10th Nov 2009 by Tobias John Sterling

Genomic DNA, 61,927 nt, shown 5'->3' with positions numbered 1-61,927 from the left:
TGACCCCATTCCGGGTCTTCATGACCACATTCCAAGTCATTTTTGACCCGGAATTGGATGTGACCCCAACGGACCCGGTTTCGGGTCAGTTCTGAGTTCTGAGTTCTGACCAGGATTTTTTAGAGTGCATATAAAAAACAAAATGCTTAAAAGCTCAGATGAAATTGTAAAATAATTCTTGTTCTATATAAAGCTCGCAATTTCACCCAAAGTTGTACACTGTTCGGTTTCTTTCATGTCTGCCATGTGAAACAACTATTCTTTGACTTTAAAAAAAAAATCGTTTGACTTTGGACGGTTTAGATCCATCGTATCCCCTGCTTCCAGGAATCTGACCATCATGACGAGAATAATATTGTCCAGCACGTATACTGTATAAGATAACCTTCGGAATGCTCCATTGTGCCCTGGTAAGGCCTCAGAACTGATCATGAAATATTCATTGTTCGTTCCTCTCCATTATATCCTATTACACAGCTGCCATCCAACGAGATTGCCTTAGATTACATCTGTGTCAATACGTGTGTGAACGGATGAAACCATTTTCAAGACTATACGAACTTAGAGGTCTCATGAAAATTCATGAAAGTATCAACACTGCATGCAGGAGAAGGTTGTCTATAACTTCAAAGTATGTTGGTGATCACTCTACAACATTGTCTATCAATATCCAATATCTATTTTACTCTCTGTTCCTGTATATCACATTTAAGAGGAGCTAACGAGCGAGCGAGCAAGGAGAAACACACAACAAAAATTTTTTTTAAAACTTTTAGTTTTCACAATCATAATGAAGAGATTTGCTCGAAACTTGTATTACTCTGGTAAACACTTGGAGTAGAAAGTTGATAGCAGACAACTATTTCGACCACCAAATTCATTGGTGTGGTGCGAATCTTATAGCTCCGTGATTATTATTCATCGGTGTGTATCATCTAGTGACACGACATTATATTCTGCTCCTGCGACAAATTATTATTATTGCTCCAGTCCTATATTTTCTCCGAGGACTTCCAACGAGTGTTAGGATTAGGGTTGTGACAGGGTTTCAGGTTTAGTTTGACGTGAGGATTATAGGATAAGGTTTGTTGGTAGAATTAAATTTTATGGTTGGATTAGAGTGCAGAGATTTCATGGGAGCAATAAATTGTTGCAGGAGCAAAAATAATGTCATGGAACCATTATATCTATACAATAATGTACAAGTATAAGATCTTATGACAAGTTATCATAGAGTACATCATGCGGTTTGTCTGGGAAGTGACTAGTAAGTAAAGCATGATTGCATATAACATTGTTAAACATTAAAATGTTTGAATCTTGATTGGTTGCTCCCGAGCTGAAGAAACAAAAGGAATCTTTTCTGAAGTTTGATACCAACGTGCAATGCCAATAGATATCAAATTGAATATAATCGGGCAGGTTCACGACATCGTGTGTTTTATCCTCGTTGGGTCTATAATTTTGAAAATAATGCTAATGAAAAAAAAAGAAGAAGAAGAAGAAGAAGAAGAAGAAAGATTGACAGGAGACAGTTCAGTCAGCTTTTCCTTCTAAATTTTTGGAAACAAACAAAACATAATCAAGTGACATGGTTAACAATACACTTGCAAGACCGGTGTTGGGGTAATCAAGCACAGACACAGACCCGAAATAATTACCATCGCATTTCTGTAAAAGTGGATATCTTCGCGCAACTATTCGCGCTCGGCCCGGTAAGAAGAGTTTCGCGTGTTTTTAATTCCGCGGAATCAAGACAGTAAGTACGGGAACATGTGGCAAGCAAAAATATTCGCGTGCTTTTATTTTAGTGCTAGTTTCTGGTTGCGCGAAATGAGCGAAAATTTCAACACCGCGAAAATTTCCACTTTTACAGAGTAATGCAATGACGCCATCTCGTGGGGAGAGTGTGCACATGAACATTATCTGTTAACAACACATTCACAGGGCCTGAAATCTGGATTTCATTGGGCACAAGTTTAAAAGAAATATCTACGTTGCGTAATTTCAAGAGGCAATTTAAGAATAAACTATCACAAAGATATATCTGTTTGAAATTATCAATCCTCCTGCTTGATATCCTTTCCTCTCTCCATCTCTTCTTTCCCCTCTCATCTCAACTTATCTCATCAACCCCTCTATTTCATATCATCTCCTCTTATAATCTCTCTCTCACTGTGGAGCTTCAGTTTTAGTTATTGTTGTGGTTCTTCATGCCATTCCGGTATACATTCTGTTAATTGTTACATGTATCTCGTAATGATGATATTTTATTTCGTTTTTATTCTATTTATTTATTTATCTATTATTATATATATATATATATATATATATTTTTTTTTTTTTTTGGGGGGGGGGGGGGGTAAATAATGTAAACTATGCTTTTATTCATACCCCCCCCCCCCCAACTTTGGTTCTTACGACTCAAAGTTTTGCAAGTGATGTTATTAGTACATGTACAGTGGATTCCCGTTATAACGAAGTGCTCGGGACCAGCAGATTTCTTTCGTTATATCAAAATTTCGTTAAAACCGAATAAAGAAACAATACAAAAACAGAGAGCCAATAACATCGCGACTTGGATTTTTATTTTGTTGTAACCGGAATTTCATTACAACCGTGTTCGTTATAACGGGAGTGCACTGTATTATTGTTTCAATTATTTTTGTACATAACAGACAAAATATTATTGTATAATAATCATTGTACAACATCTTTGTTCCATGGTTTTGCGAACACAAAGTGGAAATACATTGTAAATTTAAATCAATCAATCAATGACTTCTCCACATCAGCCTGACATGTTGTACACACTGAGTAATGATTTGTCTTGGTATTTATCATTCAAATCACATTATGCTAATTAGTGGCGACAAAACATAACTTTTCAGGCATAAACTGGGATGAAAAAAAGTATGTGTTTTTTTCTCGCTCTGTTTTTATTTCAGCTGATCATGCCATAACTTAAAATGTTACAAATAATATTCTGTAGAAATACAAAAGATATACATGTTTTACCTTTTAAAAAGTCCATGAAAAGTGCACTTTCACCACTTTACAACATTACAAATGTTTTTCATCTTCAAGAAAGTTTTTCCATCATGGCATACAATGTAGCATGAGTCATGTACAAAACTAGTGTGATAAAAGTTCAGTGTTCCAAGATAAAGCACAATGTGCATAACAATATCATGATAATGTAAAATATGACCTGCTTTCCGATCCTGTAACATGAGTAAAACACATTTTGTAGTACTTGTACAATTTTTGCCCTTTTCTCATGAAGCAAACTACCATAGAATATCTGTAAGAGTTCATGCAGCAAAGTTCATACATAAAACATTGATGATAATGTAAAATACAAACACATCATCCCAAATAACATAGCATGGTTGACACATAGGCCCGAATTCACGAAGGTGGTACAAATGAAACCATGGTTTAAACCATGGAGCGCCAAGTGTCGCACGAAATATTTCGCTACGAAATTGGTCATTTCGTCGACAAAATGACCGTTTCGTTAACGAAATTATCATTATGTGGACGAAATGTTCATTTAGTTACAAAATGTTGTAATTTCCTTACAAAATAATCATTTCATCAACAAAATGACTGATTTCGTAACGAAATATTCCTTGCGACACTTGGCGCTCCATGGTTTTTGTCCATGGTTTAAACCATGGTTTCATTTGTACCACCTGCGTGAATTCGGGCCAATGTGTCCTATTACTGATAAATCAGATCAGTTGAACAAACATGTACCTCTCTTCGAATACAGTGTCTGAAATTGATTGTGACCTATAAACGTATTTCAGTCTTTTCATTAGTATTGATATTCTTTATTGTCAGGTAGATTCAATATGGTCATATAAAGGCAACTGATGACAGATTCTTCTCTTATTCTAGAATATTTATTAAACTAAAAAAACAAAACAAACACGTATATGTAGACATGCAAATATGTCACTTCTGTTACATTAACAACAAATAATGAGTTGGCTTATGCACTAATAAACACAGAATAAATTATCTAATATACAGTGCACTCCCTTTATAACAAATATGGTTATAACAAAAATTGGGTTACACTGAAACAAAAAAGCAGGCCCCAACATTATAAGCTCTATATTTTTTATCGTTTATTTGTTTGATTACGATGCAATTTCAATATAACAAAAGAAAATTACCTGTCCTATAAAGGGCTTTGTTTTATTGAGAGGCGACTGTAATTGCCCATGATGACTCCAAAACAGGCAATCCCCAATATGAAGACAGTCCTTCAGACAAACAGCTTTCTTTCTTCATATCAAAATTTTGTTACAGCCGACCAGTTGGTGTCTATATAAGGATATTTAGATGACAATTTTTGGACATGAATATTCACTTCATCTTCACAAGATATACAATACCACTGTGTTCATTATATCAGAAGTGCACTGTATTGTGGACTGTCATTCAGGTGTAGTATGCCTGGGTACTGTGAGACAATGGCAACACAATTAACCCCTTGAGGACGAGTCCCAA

Unsurprisingly (given that it is in the government's interest to ensure that people have enough money in retirement and so don't have to rely on the Age Pension), saving money for retirement in superannuation is highly tax-effective. When your employer contributes the mandatory 9% of your wages or salary to your super, this money is taxed at only 15% rather than at your normal marginal income tax rate (which can be up to 47%). If you want to salary sacrifice extra money into super, again you pay only a contribution tax of 15% rather than your normal marginal income tax rate. Also, salary sacrificing reduces your taxable income, which can reduce the amount of tax you pay on the remaining money. The 15% tax also comes in at two other points: 1) It is charged on investment earnings made by your super fund(s), and it may be charged on some or all of your superannuation if/when you make a lump sum withdrawal (you may need to research this further to determine exactly how you will be affected).
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